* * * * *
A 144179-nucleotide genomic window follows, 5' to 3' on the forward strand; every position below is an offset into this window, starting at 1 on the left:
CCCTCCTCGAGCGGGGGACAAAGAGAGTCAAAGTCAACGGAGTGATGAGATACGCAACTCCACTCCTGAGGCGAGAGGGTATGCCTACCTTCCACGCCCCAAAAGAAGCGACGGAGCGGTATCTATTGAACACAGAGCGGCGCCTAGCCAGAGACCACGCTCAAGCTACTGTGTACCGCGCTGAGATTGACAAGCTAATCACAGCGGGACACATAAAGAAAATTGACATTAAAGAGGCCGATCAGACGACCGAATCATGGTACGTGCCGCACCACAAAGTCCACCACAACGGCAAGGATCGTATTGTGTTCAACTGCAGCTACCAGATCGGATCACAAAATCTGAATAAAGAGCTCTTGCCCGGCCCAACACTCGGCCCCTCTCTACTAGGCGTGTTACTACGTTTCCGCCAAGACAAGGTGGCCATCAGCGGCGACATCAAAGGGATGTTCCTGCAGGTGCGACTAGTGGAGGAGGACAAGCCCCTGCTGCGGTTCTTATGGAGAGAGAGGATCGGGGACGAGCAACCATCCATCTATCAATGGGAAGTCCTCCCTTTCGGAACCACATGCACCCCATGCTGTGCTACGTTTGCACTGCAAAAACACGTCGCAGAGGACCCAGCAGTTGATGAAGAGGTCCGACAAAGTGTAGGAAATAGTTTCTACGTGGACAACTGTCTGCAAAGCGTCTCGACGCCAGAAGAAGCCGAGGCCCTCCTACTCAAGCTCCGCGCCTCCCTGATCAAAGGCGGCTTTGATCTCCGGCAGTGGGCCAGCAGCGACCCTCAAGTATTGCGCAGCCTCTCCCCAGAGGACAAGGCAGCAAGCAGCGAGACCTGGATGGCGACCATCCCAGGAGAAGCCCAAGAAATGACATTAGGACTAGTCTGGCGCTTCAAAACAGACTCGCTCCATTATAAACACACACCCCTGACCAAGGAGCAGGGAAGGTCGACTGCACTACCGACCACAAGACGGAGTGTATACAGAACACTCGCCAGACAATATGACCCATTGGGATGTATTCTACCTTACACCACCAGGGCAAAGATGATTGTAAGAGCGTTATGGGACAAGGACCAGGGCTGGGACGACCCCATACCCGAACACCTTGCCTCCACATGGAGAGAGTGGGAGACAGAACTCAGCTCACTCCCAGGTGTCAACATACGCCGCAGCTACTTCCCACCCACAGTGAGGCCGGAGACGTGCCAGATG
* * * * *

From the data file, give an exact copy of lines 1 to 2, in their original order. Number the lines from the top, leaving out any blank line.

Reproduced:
A 144179-nucleotide genomic window follows, 5' to 3' on the forward strand; every position below is an offset into this window, starting at 1 on the left:
CCCTCCTCGAGCGGGGGACAAAGAGAGTCAAAGTCAACGGAGTGATGAGATACGCAACTCCACTCCTGAGGCGAGAGGGTATGCCTACCTTCCACGCCCCAAAAGAAGCGACGGAGCGGTATCTATTGAACACAGAGCGGCGCCTAGCCAGAGACCACGCTCAAGCTACTGTGTACCGCGCTGAGATTGACAAGCTAATCACAGCGGGACACATAAAGAAAATTGACATTAAAGAGGCCGATCAGACGACCGAATCATGGTACGTGCCGCACCACAAAGTCCACCACAACGGCAAGGATCGTATTGTGTTCAACTGCAGCTACCAGATCGGATCACAAAATCTGAATAAAGAGCTCTTGCCCGGCCCAACACTCGGCCCCTCTCTACTAGGCGTGTTACTACGTTTCCGCCAAGACAAGGTGGCCATCAGCGGCGACATCAAAGGGATGTTCCTGCAGGTGCGACTAGTGGAGGAGGACAAGCCCCTGCTGCGGTTCTTATGGAGAGAGAGGATCGGGGACGAGCAACCATCCATCTATCAATGGGAAGTCCTCCCTTTCGGAACCACATGCACCCCATGCTGTGCTACGTTTGCACTGCAAAAACACGTCGCAGAGGACCCAGCAGTTGATGAAGAGGTCCGACAAAGTGTAGGAAATAGTTTCTACGTGGACAACTGTCTGCAAAGCGTCTCGACGCCAGAAGAAGCCGAGGCCCTCCTACTCAAGCTCCGCGCCTCCCTGATCAAAGGCGGCTTTGATCTCCGGCAGTGGGCCAGCAGCGACCCTCAAGTATTGCGCAGCCTCTCCCCAGAGGACAAGGCAGCAAGCAGCGAGACCTGGATGGCGACCATCCCAGGAGAAGCCCAAGAAATGACATTAGGACTAGTCTGGCGCTTCAAAACAGACTCGCTCCATTATAAACACACACCCCTGACCAAGGAGCAGGGAAGGTCGACTGCACTACCGACCACAAGACGGAGTGTATACAGAACACTCGCCAGACAATATGACCCATTGGGATGTATTCTACCTTACACCACCAGGGCAAAGATGATTGTAAGAGCGTTATGGGACAAGGACCAGGGCTGGGACGACCCCATACCCGAACACCTTGCCTCCACATGGAGAGAGTGGGAGACAGAACTCAGCTCACTCCCAGGTGTCAACATACGCCGCAGCTACTTCCCACCCACAGTGAGGCCGGAGACGTGCCAGATG